The U.K. has pioneered a flexible model of regulation of corporate governance, known as the “comply or explain” code of governance. This is a principle-based code that lists a dozen of recommended practices, such as the separation of CEO and Chairman of the Board, the introduction of a time limit for CEOs’ contracts, the introduction of a minimum number of non-executives Directors, of independent directors, the designation of a senior non-executive director, the formation and composition of remuneration, audit and nomination committees. Publicly listed companies in the U.K. have to either apply those principles or, if they choose not to, to explain in a designated part of their annual reports why they decided not to do so. The monitoring of those explanations is left to shareholders themselves. The tenet of the Code is that one size does not fit all in matters of corporate governance and that instead of a statuary regime like the Sarbanes-Oxley Act in the U.S., it is best to leave some flexibility to companies so that they can make choices most adapted to their circumstances. If they have good reasons to deviate from the sound rule, they should be able to convincingly explain those to their shareholders.
The code has been in place since 1993 and has had drastic effects on the way firms are governed in the U.K. A study by Arcot, Bruno and Faure-Grimaud from the Financial Markets Group at the London School of Economics shows that in 1993, about 10% of the UK companies member of the FTSE 350 were compliants on all dimensions while they were more than 60% in 2003. The same success was not achieved when looking at the explanation part for non-compliant companies. Many deviations are simply not explained and a large majority of explanations fail to identify specific circumstances justifying those deviations. Still, the overall view is that the U.K.’s system works fairly well and in fact is often branded as a benchmark, followed by several countries.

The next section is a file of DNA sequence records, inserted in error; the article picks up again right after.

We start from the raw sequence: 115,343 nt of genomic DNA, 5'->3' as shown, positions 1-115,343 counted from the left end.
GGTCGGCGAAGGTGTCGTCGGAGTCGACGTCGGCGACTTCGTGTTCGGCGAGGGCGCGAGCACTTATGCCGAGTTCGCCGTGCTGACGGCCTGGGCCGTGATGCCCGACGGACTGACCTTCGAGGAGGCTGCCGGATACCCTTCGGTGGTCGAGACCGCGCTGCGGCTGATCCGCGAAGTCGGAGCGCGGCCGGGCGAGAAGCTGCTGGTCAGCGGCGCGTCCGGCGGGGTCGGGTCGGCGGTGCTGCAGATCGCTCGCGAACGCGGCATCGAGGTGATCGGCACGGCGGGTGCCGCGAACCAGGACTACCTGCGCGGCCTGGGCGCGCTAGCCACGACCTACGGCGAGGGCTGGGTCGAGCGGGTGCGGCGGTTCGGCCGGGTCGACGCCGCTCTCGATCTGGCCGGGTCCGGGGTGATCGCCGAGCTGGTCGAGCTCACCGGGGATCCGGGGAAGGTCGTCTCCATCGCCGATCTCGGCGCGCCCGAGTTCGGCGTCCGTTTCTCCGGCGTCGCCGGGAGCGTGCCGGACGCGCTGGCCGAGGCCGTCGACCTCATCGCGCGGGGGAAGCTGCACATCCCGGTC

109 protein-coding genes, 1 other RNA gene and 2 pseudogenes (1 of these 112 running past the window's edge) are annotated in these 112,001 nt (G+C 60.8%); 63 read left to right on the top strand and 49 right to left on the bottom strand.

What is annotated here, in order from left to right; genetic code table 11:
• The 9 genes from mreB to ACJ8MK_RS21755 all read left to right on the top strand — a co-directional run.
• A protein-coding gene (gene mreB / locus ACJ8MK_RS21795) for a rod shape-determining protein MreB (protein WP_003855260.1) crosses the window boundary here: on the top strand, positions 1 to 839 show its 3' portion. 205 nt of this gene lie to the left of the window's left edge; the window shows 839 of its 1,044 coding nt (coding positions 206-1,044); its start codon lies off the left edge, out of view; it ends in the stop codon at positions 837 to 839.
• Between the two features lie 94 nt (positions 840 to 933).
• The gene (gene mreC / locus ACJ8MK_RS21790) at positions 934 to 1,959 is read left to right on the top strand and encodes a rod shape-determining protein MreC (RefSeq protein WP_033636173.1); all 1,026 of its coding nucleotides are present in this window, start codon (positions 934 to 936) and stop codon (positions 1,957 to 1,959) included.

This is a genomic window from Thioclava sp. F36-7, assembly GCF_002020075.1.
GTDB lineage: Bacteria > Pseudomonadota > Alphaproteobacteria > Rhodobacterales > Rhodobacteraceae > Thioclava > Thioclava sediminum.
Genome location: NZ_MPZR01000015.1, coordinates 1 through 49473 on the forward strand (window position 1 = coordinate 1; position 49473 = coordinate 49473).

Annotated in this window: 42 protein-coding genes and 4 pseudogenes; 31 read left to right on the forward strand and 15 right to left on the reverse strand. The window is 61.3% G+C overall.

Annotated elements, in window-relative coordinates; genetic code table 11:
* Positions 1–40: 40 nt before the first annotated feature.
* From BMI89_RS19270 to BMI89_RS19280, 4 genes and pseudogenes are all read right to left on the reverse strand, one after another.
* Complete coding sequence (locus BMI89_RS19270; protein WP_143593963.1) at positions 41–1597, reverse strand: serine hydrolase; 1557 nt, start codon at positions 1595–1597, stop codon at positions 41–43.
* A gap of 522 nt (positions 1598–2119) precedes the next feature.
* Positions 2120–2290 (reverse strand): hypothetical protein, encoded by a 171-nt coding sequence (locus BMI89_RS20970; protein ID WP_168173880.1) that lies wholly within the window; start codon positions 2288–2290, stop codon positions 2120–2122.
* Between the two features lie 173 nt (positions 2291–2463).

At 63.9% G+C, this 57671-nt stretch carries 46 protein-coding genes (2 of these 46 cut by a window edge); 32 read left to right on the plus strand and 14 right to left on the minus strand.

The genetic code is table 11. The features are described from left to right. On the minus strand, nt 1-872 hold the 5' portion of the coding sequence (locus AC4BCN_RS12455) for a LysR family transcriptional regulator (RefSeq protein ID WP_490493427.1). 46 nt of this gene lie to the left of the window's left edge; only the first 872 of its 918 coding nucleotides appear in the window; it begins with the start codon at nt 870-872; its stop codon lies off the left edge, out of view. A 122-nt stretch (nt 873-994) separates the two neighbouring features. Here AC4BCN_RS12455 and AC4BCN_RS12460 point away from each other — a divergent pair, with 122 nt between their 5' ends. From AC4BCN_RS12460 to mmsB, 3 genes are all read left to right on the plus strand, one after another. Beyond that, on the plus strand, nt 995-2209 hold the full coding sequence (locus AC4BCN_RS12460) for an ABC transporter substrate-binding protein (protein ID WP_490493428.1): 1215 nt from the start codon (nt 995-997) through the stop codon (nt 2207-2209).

In East Asian countries, family-owned companies dominate. A study by Claessens, Djankov and Lang (2000) investigated the top 15 families in East Asian countries and found that they dominated listed corporate assets. In countries such as Pakistan, Indonesia and the Philippines, the top 15 families controlled over 50% of publicly owned corporations through a system of family cross-holdings, thus dominating the capital markets. Family-owned companies also dominate the Latin model of corporate governance, that is companies in Mexico, Italy, Spain, France (to a certain extent), Brazil, Argentina, and other countries in South America.
Europe and Asia exemplify the insider system: Shareholder and stakeholder • a small number of listed companies, • an illiquid capital market where ownership and control are not frequently traded • high concentration of shareholding in the hands of corporations, institutions, families or government. • the insider model uses a system of interlocking networks and committees.